#### Topics

##### Trigonometric Functions

- Concept of Angle
- Introduction of Trigonometric Functions
- Signs of Trigonometric Functions
- Domain and Range of Trigonometric Functions
- Trigonometric Functions of Sum and Difference of Two Angles
- Trigonometric Equations
- Trigonometric Functions
- Truth of the Identity
- Negative Function Or Trigonometric Functions of Negative Angles
- 90 Degree Plusminus X Function
- Conversion from One Measure to Another
- 180 Degree Plusminus X Function
- 2X Function
- 3X Function
- Expressing Sin (X±Y) and Cos (X±Y) in Terms of Sinx, Siny, Cosx and Cosy and Their Simple Applications
- Graphs of Trigonometric Functions
- Transformation Formulae
- Values of Trigonometric Functions at Multiples and Submultiples of an Angle
- Sine and Cosine Formulae and Their Applications

##### Binomial Theorem

- Introduction of Binomial Theorem
- Binomial Theorem for Positive Integral Indices
- General and Middle Terms
- Proof of Binomial Therom by Pattern
- Proof of Binomial Therom by Combination
- Rth Term from End
- Simple Applications of Binomial Theorem

##### Statistics

- Measures of Dispersion
- Concept of Range
- Mean Deviation
- Introduction of Variance and Standard Deviation
- Standard Deviation
- Standard Deviation of a Discrete Frequency Distribution
- Standard Deviation of a Continuous Frequency Distribution
- Shortcut Method to Find Variance and Standard Deviation
- Introduction of Analysis of Frequency Distributions
- Comparison of Two Frequency Distributions with Same Mean
- Statistics Concept
- Central Tendency - Mean
- Central Tendency - Median
- Concept of Mode
- Measures of Dispersion - Quartile Deviation
- Standard Deviation - by Short Cut Method

##### Sets and Functions

##### Limits and Derivatives

- Intuitive Idea of Derivatives
- Introduction of Limits
- Introduction to Calculus
- Algebra of Limits
- Limits of Polynomials and Rational Functions
- Limits of Trigonometric Functions
- Introduction of Derivatives
- Algebra of Derivative of Functions
- Derivative of Polynomials and Trigonometric Functions
- Derivative Introduced as Rate of Change Both as that of Distance Function and Geometrically
- Limits of Logarithmic Functions
- Limits of Exponential Functions
- Derivative of Slope of Tangent of the Curve
- Theorem for Any Positive Integer n
- Graphical Interpretation of Derivative
- Derive Derivation of x^n

##### Mathematical Reasoning

- Mathematically Acceptable Statements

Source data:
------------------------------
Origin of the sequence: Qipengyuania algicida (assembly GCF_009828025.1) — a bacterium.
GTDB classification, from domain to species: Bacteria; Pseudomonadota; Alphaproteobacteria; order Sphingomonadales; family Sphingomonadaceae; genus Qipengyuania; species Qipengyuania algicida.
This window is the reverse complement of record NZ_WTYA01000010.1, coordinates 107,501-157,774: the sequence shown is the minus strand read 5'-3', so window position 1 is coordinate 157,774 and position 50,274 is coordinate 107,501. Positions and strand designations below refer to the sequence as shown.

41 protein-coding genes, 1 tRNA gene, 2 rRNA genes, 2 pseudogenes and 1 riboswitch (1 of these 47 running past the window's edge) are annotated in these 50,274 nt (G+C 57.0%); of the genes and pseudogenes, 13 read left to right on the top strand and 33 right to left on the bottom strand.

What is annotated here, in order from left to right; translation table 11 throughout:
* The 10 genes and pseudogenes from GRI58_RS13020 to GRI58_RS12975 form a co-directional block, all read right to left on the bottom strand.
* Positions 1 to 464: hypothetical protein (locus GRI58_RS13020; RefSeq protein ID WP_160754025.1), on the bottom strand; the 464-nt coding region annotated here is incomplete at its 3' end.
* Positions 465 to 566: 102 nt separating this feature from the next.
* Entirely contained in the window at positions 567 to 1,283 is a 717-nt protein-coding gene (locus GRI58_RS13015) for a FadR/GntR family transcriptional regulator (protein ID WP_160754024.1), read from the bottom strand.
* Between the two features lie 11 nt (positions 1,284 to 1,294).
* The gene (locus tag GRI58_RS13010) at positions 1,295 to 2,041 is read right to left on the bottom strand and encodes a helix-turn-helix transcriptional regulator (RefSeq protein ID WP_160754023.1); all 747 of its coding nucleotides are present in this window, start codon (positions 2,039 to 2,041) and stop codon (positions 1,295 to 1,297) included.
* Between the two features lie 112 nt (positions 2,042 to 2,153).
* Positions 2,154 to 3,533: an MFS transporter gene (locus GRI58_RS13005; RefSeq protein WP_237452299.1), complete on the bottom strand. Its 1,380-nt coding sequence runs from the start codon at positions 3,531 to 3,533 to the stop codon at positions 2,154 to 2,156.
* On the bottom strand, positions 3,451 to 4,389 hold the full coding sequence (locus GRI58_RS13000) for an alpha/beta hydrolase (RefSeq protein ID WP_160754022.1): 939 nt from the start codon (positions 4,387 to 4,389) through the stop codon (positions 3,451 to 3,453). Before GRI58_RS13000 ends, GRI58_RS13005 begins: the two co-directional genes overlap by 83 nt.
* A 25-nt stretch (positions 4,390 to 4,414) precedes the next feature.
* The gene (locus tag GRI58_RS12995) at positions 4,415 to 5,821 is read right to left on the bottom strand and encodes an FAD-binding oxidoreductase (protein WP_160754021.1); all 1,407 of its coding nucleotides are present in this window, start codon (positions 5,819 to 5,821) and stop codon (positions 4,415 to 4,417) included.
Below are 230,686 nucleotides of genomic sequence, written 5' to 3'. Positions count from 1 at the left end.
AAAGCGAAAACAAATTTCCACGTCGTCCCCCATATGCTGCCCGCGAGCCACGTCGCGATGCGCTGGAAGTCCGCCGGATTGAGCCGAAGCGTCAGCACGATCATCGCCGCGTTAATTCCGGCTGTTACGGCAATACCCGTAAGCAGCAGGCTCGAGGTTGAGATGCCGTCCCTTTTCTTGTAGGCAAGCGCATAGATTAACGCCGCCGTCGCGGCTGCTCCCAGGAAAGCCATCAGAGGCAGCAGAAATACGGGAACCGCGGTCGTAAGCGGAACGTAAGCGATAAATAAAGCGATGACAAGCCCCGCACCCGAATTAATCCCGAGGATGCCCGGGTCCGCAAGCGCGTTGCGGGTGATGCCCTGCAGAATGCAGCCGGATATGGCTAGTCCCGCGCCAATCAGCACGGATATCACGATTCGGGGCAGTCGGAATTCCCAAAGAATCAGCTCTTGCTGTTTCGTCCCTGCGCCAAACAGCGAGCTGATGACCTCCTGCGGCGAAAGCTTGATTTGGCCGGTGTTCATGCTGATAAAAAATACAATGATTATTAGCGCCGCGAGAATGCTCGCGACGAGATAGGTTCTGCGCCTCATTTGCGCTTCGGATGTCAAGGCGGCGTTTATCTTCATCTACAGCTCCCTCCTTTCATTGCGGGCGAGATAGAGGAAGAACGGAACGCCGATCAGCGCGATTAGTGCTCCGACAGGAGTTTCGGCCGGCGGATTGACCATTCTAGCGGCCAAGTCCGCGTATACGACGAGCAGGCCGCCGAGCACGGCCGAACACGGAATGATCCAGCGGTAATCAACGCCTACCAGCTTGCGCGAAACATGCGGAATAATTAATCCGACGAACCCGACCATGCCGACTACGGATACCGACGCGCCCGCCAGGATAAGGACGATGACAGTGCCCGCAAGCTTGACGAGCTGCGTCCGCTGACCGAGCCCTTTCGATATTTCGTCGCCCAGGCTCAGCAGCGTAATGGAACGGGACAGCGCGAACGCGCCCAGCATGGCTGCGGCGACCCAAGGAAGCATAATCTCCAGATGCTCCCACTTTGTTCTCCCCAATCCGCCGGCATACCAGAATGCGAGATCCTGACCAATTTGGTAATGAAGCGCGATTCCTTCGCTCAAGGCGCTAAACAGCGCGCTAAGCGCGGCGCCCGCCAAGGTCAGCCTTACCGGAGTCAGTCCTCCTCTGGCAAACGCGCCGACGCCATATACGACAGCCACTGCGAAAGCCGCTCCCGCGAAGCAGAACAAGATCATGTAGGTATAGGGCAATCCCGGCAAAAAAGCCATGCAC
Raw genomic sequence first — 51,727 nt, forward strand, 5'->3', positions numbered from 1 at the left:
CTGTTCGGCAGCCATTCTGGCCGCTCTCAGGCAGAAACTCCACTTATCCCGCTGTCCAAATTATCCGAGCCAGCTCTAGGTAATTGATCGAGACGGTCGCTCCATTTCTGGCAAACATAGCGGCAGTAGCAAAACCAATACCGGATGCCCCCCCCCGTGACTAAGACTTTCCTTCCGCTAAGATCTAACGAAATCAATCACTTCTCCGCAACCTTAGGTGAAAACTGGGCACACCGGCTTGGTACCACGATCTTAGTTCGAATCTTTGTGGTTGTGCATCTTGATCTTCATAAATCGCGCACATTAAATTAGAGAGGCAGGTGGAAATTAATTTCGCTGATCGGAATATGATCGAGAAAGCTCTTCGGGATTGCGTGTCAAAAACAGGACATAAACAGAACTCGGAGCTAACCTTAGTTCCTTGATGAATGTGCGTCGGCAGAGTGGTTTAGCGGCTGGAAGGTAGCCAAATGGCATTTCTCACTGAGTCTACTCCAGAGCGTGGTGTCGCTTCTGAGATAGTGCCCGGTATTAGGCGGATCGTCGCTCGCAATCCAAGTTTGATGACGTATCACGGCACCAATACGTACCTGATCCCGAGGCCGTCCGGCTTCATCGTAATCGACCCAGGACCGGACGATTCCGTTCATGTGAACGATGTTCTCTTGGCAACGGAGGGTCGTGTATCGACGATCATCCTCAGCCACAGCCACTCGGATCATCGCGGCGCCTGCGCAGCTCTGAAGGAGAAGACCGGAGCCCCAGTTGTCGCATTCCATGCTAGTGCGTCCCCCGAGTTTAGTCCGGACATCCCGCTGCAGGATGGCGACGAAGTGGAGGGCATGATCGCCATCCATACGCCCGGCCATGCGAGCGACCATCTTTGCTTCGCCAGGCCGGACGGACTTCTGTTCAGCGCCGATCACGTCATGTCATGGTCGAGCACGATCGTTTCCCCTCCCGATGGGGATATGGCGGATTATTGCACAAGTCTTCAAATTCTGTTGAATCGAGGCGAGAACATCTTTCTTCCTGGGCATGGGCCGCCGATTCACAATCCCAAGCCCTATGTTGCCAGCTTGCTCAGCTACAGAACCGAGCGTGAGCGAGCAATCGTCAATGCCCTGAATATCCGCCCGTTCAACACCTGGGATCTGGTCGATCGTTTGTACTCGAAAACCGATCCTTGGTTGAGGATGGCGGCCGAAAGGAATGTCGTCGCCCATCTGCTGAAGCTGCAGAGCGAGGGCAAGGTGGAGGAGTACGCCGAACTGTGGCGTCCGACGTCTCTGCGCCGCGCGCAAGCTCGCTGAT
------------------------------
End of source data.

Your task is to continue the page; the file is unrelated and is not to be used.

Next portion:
- New Statements from Old
- Special Words Or Phrases
- Contrapositive and Converse
- Introduction of Validating Statements
- Validation by Contradiction
- Difference Between Contradiction, Converse and Contrapositive
- Consolidating the Understanding

##### Straight Lines

- Slope of a Line
- Various Forms of the Equation of a Line
- General Equation of a Line
- Distance of a Point from a Line
- Brief Recall of Two Dimensional Geometry from Earlier Classes
- Shifting of Origin
- Equation of Family of Lines Passing Through the Point of Intersection of Two Lines

##### Introduction to Three-dimensional Geometry

##### Probability

- Random Experiments
- Introduction of Event
- Occurrence of an Event
- Types of Events
- Algebra of Events
- Exhaustive Events
- Mutually Exclusive Events
- Axiomatic Approach to Probability
- Probability of 'Not', 'And' and 'Or' Events

##### Algebra

##### Relations and Functions

- Cartesian Product of Sets
- Concept of Relation
- Concept of Functions
- Some Functions and Their Graphs
- Algebra of Real Functions
- Ordered Pairs
- Equality of Ordered Pairs
- Pictorial Diagrams
- Graph of Function
- Pictorial Representation of a Function
- Exponential Function
- Logarithmic Functions
- Brief Review of Cartesian System of Rectanglar Co-ordinates

##### Sequence and Series

##### Linear Inequalities

##### Coordinate Geometry

##### Sets

- Sets and Their Representations
- Empty Set (Null or Void Set)
- Finite and Infinite Sets
- Equal Sets
- Subsets
- Power Set
- Universal Set
- Venn Diagrams
- Intrdouction of Operations on Sets
- Union of Sets
- Intersection of Sets
- Difference of Sets
- Complement of a Set
- Practical Problems on Union and Intersection of Two Sets
- Proper and Improper Subset
- Open and Close Intervals
- Disjoint Sets
- Element Count Set

##### Conic Sections

- Sections of a Cone
- Concept of Circle
- Introduction of Parabola
- Standard Equations of Parabola
- Latus Rectum
- Introduction of Ellipse
- Relationship Between Semi-major Axis, Semi-minor Axis and the Distance of the Focus from the Centre of the Ellipse
- Special Cases of an Ellipse
- Eccentricity
- Standard Equations of an Ellipse